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Congenital Muscular Torticollis (Twisted Neck)

Congenital muscular torticollis, also called twisted neck or wry neck, is a condition in which an infant holds their head tilted to one side and has difficulty turning the head to the opposite side.

In congenital torticollis, the muscle that extends down the side of the neck — the sternocleidomastoid muscle — is tight and shortened. For most babies, stretching exercises and simple changes in how the infant is held or positioned will gradually lengthen the muscle and correct the problem.


Congenital muscular torticollis is present at birth or develops soon after. It is usually discovered in the first 6 to 8 weeks of life, when a newborn begins to gain more control over the head and neck.

Some babies with congenital torticollis also have developmental dysplasia of the hip — a condition in which the head of the thighbone is not held firmly in the hip socket.

Torticollis can also develop later in infancy and childhood and even in adults. This type of torticollis is referred to as "acquired" torticollis and may be associated with a variety of conditions that require specialized treatment. Acquired torticollis is not discussed in this article.

Congenital muscular torticollis
A young child with a right-sided congenital muscular torticollis. Notice how the face turns away from the tight muscle.
Courtesy of Texas Scottish Rite Hospital for Children


The cause of congenital muscular torticollis is unknown; however, it may be related to abnormal positioning (breech position, for example) or "crowding" of the baby while in the uterus. This results in an injury to the neck muscle that scars as it heals. The amount of scar in the muscle determines how tight the muscle is.

Having tighter space in the uterus is more common for first-born children, who, as a result, are more likely to have torticollis, as well as hip dysplasia.

There is no known way to prevent congenital muscular torticollis.

This article covers only muscular torticollis. There are types of congenital torticollis that are not related to muscular tightness, including changes to the bones in the upper spine or differences in vision. They can be separated from a muscular cause with an evaluation by your pediatrician or a referral to an appropriate specialist. These types of congenital torticollis will not respond to the treatments detailed below and are not, therefore, the focus of this article.


  • The head tilts to one side, and the chin points to the opposite shoulder. In 75% of babies with torticollis, the muscle on the right side of the neck is affected.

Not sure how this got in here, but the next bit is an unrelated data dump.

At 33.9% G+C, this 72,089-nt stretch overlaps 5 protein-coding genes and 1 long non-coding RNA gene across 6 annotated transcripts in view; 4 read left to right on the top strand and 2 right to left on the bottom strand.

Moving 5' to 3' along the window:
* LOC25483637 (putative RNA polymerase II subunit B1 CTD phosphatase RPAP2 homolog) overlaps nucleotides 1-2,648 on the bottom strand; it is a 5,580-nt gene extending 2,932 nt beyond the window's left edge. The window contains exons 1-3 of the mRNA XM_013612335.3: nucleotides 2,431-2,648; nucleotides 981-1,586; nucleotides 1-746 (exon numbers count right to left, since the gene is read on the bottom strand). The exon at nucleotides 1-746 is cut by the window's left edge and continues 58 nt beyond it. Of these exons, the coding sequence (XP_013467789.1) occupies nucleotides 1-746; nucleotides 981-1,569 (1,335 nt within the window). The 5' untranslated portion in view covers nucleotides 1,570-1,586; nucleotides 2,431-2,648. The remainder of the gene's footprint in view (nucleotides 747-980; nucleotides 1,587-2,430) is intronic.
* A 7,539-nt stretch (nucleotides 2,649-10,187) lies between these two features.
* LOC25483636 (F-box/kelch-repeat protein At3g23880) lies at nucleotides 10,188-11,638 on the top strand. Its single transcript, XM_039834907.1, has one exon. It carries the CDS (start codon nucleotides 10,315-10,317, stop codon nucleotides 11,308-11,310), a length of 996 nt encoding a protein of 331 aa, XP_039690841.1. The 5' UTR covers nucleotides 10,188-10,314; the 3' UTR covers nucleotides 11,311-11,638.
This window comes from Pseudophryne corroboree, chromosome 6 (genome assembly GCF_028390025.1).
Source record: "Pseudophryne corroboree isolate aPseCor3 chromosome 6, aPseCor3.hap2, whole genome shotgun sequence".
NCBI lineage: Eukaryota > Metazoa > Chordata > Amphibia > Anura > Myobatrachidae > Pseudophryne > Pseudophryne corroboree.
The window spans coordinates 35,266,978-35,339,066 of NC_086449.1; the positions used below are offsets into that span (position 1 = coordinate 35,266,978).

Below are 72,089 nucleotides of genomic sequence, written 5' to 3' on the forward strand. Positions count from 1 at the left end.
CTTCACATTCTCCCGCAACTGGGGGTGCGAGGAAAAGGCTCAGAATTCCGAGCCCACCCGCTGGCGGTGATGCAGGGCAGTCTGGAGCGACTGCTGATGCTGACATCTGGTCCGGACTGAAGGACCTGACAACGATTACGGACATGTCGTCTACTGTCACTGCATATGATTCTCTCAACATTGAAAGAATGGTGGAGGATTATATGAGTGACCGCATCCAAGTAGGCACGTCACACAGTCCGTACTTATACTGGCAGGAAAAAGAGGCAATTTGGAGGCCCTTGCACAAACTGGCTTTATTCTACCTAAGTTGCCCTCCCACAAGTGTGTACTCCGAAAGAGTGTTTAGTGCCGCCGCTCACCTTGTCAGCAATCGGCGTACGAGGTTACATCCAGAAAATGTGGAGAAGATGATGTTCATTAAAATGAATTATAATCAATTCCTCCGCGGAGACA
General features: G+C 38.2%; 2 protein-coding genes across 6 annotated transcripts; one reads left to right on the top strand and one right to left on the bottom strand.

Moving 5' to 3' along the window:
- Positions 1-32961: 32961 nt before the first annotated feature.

• Limited range of motion in the neck makes it difficult for the baby to turn their head side to side and move it up and down.
  • During the baby's first few weeks, a soft lump may be felt in the affected neck muscle. This lump is not painful and gradually goes away before the baby reaches 6 months of age.
  • One side of the face and head may flatten because the child always sleeps on one side.

Doctor Examination

If you notice that your child holds their head tilted to one side, consult your pediatrician.

Your child's doctor will:

  • Discuss your child's general health and will ask specific questions about the torticollis symptoms
  • Perform a comprehensive physical examination and check for other conditions that can cause torticollis symptoms
  • Evaluate for any evidence of hip dysplasia, foot deformity, or flattening of the head
  • Possibly order imaging tests, such as X-rays and ultrasound scans, to be taken of your child's neck and/or hips


Nonsurgical Treatment

The standard treatment for congenital muscular torticollis consists of an exercise program to stretch the sternocleidomastoid muscle.

Stretching exercises include:

  • Turning the baby's neck side to side so that the chin touches each shoulder
  • Gently tilting the head to bring the ear on the unaffected side down to the shoulder.

These exercises must be done several times a day. Your child's doctor or a physical therapist will teach you how to perform the exercises.

There are other things that you can do at home to help:

  • Place toys where your baby must turn their head to see them.
  • Carry your child so that they look away from the limited side.
  • Position the crib and changing table so that your child must look away from the limited side to see you.
  • Lay your baby on their stomach for brief periods when awake (“tummy time”) to help strengthen the neck muscles. 

Surgical Treatment

If nonsurgical options do not correct the torticollis, your child's doctor may suggest surgery.

Approximately 10% of children with congenital muscular torticollis require surgery. The operation is typically scheduled once the child reaches preschool years. The procedure, which will lengthen the short sternocleidomastoid muscle, may be done as an outpatient surgery, meaning your child could go home the same day.

Last Reviewed

April 2023

AAOS does not endorse any treatments, procedures, products, or physicians referenced herein. This information is provided as an educational service and is not intended to serve as medical advice. Anyone seeking specific orthopaedic advice or assistance should consult his or her orthopaedic surgeon, or locate one in your area through the AAOS Find an Orthopaedist program on this website.